Your tea will only be as good as your water. It is best to use filtered or spring water only. If you must use tap water, take water during the day time from a tap and leave it out overnight. Once the water as come to the boil, take off the lid of the pot, turn fire down to low and continue to heat for 5 minutes; This gets rid of any unpleasant smells the water may have.

Wait until the water is near boiling, then pour a little into the teapot and swirl it around. This warms the pot so that it is at an optimum temperature for holding the tea. Empty the pot.

To the warmed teapot add one slightly rounded teaspoon of a tea per cup plus one teaspoon for the pot. Or use one tea bag in the pot for each cup.

When the water in the kettle has reached a rolling boil, pour it in the pot and allow the tea to steep for three to five minutes.



Your tea will only be as good as your water. It is best to use filtered or spring water only. Many places have water that has too much chlorine and other minerals. If you must use tap water, take water during the day time from a tap and leave it out overnight. Bring enough water to fill your teapot twice to a full, rolling boil in a kettle. Once the water as come to the boil, take off the lid of the pot, turn fire down to low and continue to heat for 5 minutes; This gets rid of any unpleasant smells the water may have.

When the water is near the boiling point, pour a little into the teapot. Let the teapot sit with the hot water in it for a moment or two to warm it up. Then swirl around, and tip away to empty the pot. This leaves a hot, clean teapot that is the perfect temperature for holding the tea. If you skip this step, the water temperature will drop on contact with the cold pot, and the tea will not brew properly.

To the warmed teapot add one slightly rounded teaspoon of a tea per cup plus one teaspoon for the pot. Or use one tea bag in the pot for each cup. Many people prefer to use a tea ball to keep the leaves from spreading throughout the teapot. Bring to a rolling boil. Do not allow it to boil too long, as it will boil away some of the flavor-releasing oxygen and result in a flat cup of tea.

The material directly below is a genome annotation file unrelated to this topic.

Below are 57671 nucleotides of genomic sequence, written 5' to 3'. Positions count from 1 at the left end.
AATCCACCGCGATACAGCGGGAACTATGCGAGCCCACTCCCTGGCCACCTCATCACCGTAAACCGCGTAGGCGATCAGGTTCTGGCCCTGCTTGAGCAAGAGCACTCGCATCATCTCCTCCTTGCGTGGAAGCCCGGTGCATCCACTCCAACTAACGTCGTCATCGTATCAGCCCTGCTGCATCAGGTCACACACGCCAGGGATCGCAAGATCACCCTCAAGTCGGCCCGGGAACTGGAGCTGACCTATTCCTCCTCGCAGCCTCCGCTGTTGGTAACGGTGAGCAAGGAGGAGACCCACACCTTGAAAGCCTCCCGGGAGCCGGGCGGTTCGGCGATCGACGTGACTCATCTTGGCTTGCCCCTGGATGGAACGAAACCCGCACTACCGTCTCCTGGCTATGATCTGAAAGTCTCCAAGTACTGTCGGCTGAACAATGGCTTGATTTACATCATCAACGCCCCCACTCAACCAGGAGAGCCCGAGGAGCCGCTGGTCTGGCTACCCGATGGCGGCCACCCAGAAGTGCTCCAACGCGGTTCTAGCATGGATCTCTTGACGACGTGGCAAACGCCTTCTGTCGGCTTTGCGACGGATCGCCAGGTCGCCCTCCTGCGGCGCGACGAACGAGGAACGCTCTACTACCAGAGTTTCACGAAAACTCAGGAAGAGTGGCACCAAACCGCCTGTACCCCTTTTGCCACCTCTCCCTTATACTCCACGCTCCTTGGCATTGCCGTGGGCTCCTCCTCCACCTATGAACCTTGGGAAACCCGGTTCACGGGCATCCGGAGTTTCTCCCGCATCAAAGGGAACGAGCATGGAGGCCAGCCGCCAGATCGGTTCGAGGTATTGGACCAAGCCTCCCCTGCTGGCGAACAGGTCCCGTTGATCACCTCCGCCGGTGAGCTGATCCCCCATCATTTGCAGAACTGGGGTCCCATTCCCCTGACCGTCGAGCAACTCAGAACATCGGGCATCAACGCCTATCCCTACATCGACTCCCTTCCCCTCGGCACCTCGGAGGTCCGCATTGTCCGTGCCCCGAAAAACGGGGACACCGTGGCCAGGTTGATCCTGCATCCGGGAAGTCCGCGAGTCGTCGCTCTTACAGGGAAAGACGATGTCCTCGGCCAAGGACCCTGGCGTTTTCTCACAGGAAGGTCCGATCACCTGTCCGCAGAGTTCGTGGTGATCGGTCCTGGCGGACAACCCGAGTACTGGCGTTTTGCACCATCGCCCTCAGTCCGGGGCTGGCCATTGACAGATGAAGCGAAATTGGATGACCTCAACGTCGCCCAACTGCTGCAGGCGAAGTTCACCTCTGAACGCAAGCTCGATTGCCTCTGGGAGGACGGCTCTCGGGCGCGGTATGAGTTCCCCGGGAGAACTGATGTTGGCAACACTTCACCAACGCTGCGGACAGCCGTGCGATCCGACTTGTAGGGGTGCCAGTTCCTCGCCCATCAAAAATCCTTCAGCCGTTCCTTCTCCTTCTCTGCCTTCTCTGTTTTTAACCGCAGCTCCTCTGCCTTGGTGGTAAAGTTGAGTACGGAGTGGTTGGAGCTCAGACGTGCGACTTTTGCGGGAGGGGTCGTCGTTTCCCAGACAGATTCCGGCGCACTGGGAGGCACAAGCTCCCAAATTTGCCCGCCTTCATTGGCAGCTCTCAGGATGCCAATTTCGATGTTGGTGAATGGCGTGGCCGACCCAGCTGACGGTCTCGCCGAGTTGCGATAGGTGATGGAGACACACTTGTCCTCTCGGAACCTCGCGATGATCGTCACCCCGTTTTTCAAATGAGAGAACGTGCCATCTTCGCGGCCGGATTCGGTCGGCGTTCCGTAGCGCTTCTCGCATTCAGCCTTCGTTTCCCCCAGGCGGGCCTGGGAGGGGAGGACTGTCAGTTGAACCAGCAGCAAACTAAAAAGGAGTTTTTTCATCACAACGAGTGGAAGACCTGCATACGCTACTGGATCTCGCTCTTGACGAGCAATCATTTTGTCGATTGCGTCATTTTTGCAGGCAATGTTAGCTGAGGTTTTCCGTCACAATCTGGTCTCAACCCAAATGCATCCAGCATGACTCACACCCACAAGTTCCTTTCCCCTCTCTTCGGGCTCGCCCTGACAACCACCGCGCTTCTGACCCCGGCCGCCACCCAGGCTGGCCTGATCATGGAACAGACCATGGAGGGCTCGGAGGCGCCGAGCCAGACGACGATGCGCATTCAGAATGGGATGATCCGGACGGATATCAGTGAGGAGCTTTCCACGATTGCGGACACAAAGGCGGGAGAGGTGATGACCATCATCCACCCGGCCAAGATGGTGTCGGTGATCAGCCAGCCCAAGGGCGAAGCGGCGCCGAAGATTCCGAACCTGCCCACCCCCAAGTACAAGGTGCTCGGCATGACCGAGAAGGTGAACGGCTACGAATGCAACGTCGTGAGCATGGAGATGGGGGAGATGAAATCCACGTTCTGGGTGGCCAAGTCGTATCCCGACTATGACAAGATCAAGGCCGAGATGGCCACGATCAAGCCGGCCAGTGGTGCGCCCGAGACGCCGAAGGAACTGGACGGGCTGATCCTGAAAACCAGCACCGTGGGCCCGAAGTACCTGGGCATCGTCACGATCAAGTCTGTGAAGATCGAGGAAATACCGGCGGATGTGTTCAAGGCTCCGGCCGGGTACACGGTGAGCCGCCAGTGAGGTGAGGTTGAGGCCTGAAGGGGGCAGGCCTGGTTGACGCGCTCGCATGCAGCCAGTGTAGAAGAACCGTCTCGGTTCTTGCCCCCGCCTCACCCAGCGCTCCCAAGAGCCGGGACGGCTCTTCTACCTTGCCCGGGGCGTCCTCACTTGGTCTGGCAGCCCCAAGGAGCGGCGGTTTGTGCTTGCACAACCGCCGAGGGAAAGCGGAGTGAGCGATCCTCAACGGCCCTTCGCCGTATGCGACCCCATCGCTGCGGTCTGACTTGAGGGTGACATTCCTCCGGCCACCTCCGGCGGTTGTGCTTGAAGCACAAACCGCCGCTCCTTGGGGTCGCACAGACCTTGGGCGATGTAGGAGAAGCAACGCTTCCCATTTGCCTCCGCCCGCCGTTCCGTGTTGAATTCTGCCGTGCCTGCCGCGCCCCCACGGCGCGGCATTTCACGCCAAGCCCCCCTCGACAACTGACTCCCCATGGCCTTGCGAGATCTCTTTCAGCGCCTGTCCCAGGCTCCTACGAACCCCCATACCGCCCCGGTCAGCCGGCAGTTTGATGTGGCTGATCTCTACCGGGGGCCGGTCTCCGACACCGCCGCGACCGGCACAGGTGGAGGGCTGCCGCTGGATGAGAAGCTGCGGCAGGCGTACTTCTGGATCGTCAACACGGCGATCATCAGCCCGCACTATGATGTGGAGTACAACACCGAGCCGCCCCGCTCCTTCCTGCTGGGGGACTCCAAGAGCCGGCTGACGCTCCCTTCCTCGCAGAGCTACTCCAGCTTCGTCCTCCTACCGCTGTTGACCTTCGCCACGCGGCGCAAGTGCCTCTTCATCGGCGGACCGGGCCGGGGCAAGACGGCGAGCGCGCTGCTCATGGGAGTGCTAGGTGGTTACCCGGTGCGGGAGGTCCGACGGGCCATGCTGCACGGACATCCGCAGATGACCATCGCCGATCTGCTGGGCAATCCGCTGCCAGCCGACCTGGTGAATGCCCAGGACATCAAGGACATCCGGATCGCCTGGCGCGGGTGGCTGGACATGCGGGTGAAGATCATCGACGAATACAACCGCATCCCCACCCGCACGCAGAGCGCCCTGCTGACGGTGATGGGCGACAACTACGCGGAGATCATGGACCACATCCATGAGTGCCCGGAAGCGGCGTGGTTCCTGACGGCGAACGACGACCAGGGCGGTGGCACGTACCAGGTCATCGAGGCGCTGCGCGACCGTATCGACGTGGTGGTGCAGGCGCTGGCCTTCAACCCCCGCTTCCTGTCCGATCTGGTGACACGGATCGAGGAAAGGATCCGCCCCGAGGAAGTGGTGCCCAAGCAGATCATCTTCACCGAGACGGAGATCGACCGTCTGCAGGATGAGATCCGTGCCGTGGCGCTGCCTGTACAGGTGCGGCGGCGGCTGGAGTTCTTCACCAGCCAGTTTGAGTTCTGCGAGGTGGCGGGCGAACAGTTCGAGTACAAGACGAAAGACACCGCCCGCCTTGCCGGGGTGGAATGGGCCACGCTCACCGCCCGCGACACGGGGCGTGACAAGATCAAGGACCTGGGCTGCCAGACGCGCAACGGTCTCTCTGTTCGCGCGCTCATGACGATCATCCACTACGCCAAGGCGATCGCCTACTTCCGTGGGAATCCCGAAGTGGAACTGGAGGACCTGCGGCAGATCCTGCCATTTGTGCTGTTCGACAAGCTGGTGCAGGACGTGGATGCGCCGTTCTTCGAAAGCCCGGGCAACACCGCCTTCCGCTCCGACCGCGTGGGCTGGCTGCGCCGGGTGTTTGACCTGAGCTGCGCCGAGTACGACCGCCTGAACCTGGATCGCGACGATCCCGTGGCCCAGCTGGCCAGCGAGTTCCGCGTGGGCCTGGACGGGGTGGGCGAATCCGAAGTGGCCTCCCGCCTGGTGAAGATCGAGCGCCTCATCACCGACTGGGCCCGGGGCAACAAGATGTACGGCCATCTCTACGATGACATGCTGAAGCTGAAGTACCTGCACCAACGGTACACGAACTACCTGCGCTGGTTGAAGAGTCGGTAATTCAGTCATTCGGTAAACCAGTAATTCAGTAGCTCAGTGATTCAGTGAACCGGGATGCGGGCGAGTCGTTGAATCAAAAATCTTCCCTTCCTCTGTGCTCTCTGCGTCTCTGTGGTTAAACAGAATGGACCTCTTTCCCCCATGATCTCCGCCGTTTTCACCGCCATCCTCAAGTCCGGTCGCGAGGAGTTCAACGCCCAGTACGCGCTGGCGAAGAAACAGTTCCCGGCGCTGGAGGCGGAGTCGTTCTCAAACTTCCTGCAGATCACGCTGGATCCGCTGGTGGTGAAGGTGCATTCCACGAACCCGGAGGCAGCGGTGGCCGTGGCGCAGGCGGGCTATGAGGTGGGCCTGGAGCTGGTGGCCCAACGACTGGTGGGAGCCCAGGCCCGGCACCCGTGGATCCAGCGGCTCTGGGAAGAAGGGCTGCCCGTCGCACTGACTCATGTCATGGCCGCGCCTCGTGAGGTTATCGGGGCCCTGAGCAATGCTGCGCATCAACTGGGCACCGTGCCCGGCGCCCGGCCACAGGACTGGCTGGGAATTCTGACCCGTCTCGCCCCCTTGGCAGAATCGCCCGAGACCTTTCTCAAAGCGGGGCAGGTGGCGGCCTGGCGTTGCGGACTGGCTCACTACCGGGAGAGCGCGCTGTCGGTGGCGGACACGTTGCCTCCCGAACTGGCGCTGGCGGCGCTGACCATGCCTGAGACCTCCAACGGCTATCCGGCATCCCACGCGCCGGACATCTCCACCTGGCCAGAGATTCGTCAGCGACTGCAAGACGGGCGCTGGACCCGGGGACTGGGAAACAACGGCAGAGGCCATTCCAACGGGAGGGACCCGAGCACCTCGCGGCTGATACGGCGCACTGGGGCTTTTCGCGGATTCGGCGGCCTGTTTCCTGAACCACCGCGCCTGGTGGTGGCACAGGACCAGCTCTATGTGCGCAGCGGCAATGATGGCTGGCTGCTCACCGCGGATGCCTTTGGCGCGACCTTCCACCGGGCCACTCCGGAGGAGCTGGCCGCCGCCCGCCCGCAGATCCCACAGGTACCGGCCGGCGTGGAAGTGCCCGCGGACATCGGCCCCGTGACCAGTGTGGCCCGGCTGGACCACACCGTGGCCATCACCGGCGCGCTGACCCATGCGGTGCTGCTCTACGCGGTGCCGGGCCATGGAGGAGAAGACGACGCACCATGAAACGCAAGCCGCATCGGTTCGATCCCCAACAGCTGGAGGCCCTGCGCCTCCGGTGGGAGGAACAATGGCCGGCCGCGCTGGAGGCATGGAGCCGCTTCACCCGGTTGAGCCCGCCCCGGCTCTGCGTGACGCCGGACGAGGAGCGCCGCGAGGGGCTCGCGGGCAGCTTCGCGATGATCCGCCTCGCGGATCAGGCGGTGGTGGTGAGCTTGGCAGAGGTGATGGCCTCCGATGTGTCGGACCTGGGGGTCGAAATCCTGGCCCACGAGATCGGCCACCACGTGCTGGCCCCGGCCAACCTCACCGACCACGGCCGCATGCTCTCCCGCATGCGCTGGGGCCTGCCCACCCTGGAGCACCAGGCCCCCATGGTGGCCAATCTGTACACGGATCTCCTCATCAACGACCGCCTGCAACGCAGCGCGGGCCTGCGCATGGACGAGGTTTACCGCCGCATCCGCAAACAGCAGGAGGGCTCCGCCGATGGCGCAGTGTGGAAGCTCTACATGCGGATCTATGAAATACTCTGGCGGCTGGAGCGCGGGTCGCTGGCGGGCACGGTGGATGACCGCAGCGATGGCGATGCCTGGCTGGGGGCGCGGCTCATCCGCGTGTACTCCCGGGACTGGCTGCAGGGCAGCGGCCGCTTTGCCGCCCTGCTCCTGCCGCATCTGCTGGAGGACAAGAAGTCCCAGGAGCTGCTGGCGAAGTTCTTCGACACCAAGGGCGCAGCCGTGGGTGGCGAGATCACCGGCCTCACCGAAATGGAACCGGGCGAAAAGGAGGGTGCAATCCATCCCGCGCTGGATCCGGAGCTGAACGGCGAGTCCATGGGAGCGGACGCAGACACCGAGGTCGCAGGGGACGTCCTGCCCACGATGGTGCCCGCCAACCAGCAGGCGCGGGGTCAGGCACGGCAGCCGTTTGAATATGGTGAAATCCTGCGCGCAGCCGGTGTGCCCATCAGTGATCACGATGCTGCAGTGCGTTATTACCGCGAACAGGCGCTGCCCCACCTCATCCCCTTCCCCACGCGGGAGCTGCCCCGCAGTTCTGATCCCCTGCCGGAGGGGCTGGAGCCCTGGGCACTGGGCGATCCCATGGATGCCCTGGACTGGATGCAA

When the water in the kettle has reached a rolling boil (make sure it is at a full boil), pour it in the pot and allow the tea to steep for three to five minutes. (Use a ceramic teapot in preference to metal as metal can adversely affect the taste of the tea.) You have to boil the water - don't just heat it. And pour the water onto the leaves or tea bags. This saturates the tea allowing the flavor to release naturally. Do not pour the water and then add the tea. This will only result in a poor cup of tea.

Put the lid on and cover the teapot with a tea cozy. Allow the tea to infuse for the required number of minutes:

Black Tea - 5 minutes
Darjeeling Tea - 3 minutes
Flavored Black Tea - 4-5 minutes
Oolong Tea - 3-4 minutes
Green Tea - 2-3 minutes
White Tea - 2-3 minutes
Herbal Tea - 5 minutes

Green and white tea should be made with water that has boiled and allowed to cool for just under a minute.

If you prefer your tea stronger or weaker, never vary the brewing time; simply increase or decrease the amount of tea. If allowed to sit in the teapot, the tea can over-brew and turn bitter. Remove the leaves/bags to prevent further steeping. Stir and serve immediately. Cover any remaining tea to keep it hot.

Never use a pot you have used for coffee. The flavors do not mix. And never, ever "dunk" the teabag. Just leave the bag alone until the drink is ready.

Choosing the best tea is not always easy. Grocery stores generally only carry tea bags filled with low quality tea leaves. Although they might seem like a bargain, these "name brands" are not worthy of being consider tea. Health food stores are more likely to carry teas marketed as gourmet but typically have a limited selection of average tea. These teas are an improvement to that of your local grocery store, however they are lacking true quality. When it comes to buying quality tea, visiting a tea house is a great place to start, sampling different teas.

Most British tea drinkers take it with a little milk, but never with cream. And to be authentic, only use white sugar (I prefer sugar cubes), never brown sugar and certainly not honey! Have lemon slices on hand, but do not add lemon if milk has been added.

Enjoy your perfect cup of tea!

     

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